How to Transplant Tomatoes

Jaime got some cherry tomato seeds started awhile ago. They’ve had a great start, but now it’s time to transplant them into larger containers. See how tall and spindly this plant is?

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I brought the plants downstairs to the seedling room and got started.


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I had scrubbed out all the 1 gallon pots I would need. It’s really important to wash your containers out before you put another plant into them. Even though we don’t use fertilizers, they all still need a good scrubbing. By far, it would be best to do this outside in the warmth, and then let the sun dry out the containers. That’s not happening here, at least yet. I have far too many plants (and other things) on my plate right now.

I put some soil into the new pot, give it a bit of water, then turn my tomato seedling upside down. I make sure to splay my fingers on either side of the main stem in order to protect the seedling from splitting. When the plants are this tall, it is really easy to have the seedlings topple over and split their main stem.


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A nice looking root ball with some roots going all the way to the bottom (or the top of the picture). I should have watered all of these just before transplanting and you can see that the soil is dry.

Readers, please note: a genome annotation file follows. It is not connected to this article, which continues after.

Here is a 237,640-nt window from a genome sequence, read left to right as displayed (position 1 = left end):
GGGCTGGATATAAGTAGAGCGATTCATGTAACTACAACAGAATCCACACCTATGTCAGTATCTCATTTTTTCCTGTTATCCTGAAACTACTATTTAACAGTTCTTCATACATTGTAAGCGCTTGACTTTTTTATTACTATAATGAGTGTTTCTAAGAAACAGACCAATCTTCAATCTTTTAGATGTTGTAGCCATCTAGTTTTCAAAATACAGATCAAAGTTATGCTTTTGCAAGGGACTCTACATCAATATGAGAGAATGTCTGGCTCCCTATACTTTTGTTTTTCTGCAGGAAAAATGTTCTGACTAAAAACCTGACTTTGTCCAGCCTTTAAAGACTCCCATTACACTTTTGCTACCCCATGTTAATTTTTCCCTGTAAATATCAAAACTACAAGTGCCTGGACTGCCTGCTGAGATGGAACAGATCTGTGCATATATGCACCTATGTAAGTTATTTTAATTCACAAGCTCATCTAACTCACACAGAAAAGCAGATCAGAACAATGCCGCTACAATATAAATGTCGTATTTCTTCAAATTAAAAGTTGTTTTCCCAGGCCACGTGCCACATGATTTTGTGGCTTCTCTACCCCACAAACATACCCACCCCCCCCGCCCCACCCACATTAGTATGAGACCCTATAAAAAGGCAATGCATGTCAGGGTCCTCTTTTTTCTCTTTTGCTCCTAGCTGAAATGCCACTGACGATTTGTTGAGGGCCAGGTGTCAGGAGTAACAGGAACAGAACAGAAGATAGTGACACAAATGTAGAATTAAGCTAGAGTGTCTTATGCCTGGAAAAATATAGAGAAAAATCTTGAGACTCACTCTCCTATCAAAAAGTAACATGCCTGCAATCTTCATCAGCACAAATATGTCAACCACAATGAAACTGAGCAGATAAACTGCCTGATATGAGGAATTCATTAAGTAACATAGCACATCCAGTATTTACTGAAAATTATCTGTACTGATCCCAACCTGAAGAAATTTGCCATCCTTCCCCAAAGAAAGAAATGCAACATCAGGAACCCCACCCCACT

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I like to very gently pull some roots apart so that as soon as they get soil packed around them, they are ready to start growing outwards instead of downwards.


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Once I set the plant in the pot, I pinch off one or both of the first leaves. This means I can bury the stem deeper which will really benefit the plant.


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Ready to be tied. I’ve just pushed a tall bamboo stake into the pot next to the stem. It’s tall enough that it can stay with the plant.

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Here’s what I use to tie my tomato plants. I love using these Velcro plant ties. I can cut a tie as long as I need and then carefully wind the tie around the stake and the plant.


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At least two ties to a plant this tall.


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See how easy it is to attach the ties? You just wrap the Velcro over itself! The last step is to give each pot a good watering. Remember that plants go into shock when they are transplanted, so do all you can to get them comfy as soon as you can.


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A few of the transplanted tomatoes, back upstairs sitting in the dining room. You can see in this picture how tall those plant stake are. All that’s needed now is light, warmth and water. These plants won’t go out to the greenhouse for another 3 weeks at the very least. It pays for us to get a good start on them indoors!

I am running out of room to keep moving things upstairs from the seedling room. We’ve taken over half of the dining room table now. Several flats of flowers and cabbages are hardening off on the porch.  It won’t be long now, and I can start transplanting into the garden and greenhouse.

More Seedling Pictures

Here are a few more pictures of some of the seedlings upstairs here. I took these this morning – there are probably 50 more plants still under lights here. These ones are all sitting in front of the windows up in the living room.

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Red Cabbage, Alyssum, Geraniums and Cosmos.


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Snapdragons, Alyssum, Cabbage, Zinnias, and a few Delphiniums


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The Peppers and a few Tomato plants.